Flatter and Praise Prudently
By Father Kenneth Wasilewski
Listed in the section of the Catechism of the Catholic Church about the Eighth Commandment is a topic whose inclusion might surprise us at first. It makes sense that actions like lying and detraction would be mentioned, but between the catechism’s discussion of these two offenses, there are two sections dealing with other, perhaps less obvious ways of offending against the Eighth Commandment. 
One of these involves the issue of flattery. We might not think this constitutes much of a concern in our moral lives. Indeed, in many, if not most cases, it might be relegated to the venial sin department. But the catechism includes it nonetheless because it, like the other offenses discussed, is rightly considered an offense against the truth. Looking a little closer, we can see why.
Flattery and adulation are examples of excessively or insincerely praising another. Obviously, if I’m being insincere with the praise I offer someone, then I’m communicating something that runs contrary to what I really think. And even though what I say might include nice, kind and even supportive words, if they aren’t true, then there’s a problem. Hence, it’s something to guard against. 
Flattery might even cause harm to the recipient of my praise in the process. He or she may be led to a false conclusion about my thoughts or feelings. Further, if my true thoughts were to become known, then it’s likely to cause even greater harm to that person, knowing that the nice things I said were not true. As such, it becomes easier to see why flattery can be wrong.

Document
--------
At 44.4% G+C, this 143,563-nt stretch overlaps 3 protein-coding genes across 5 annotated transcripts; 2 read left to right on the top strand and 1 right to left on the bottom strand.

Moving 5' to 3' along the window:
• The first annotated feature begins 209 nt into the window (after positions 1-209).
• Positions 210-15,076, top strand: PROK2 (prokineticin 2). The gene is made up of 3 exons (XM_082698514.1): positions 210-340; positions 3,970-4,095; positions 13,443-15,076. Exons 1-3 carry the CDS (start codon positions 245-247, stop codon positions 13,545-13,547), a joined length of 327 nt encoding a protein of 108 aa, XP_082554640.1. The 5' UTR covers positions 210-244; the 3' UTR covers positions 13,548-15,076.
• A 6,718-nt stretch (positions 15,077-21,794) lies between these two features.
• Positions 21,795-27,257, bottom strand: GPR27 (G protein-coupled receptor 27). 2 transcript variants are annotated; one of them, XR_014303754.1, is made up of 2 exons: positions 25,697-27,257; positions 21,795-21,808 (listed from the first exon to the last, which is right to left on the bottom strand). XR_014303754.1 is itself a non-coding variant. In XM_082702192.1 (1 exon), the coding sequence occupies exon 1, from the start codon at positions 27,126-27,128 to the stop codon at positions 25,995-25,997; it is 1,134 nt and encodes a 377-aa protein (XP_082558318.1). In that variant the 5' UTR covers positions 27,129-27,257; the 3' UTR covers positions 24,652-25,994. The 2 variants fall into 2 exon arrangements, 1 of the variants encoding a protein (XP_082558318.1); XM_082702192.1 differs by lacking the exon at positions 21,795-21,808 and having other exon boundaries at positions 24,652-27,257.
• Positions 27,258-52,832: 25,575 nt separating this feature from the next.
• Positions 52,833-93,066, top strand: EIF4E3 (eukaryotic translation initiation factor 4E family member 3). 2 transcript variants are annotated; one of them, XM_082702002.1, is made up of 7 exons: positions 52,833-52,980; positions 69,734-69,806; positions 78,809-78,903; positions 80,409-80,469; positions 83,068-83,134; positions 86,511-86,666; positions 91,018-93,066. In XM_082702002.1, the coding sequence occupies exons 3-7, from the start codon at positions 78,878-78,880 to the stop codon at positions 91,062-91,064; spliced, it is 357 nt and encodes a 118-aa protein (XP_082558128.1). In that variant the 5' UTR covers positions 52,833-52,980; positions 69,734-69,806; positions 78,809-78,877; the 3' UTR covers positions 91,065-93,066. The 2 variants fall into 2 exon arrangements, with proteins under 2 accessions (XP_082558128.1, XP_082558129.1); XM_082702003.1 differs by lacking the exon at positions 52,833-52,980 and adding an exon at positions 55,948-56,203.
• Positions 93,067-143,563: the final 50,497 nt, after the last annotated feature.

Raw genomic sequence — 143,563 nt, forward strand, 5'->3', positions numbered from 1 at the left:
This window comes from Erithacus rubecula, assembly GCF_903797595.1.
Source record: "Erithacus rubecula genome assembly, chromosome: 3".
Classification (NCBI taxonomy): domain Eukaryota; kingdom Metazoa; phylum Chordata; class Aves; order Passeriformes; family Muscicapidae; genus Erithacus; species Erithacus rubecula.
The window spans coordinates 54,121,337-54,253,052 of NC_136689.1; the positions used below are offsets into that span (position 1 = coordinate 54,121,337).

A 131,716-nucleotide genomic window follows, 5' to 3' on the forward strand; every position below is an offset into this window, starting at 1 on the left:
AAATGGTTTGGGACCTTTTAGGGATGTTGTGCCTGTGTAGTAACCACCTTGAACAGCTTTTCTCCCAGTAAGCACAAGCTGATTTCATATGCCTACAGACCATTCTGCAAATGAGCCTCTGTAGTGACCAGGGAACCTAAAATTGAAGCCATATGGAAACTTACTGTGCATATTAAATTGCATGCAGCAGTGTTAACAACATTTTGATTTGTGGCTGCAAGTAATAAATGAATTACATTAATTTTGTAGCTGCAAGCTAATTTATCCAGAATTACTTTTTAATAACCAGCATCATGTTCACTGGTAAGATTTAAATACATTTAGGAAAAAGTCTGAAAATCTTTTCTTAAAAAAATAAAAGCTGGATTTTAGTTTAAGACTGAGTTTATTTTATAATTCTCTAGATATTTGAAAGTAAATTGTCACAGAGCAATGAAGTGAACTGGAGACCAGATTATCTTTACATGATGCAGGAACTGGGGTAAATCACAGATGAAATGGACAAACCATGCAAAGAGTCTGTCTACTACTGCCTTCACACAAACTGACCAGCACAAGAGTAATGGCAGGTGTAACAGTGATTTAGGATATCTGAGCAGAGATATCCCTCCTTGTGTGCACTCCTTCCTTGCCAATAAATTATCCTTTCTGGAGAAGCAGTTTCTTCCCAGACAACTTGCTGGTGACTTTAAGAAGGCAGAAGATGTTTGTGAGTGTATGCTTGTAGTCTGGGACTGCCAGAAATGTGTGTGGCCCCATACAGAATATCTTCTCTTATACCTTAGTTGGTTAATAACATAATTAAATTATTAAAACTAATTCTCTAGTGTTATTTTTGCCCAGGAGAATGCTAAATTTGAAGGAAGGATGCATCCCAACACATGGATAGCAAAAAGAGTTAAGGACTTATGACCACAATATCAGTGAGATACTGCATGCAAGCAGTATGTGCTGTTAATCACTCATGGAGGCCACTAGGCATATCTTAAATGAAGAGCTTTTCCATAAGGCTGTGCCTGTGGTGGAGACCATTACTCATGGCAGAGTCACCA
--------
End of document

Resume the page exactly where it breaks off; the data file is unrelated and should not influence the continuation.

In a similar way, if our praise becomes excessive, it likewise can cease to reflect reality. It may go beyond what is deserved (or what I really believe is deserved). Doing this can also be a corruption of the truth. 
With these examples however, it’s important to remember that they always represent a disconnect between what is said and what is believed or appropriate. In other words, I know that I’m being insincere or that my praise goes too far. It’s important to keep this in mind lest we become fearful of offering sincere praise or we fail to offer any — especially when it is due. 
There are two other considerations regarding flattery and adulation the catechism also points out. Namely, when it is offered for morally wrong behavior or when it is selfishly motivated. 
Praising someone for immoral behavior makes us complicit in that behavior to some degree — and the more seriously wrong that behavior is, the more serious our wrongdoing becomes. This is especially dangerous given our current cultural context when many voices around us seek not just tolerance of actions which are incompatible with Christianity, but which are quickly seeking to prohibit public disagreement with those actions. 
Moreover, many of those same cultural voices have (wrongfully) equated tolerance with full-fledged acceptance and even celebration of certain behaviors. Avoiding saying or doing something which seems to offer support or praise for wrongdoing has become a more complicated issue in recent years. Ironically, sometimes the voice crying for tolerance ends up attempting to drown out any voice that is not its own.
The other consideration — regarding motivation for offering praise — can likewise be tricky. It’s tempting to offer praise (either sincerely or insincerely) hoping that doing so will offer me some benefit or advantage. We tend to like receiving recognition or attention for our accomplishments and abilities. Therefore, it’s easy to offer someone something that will likely be well received, hoping that we’ll receive something we want in return — either immediately or eventually. This can be a double temptation though — one that we might attempt to use to curry favor with someone else — or one that might be used on us by someone trying to curry our favor. 
For all of these reasons, navigating the waters of either offering or receiving praise, are best traversed with humility, honesty and above all, prudence.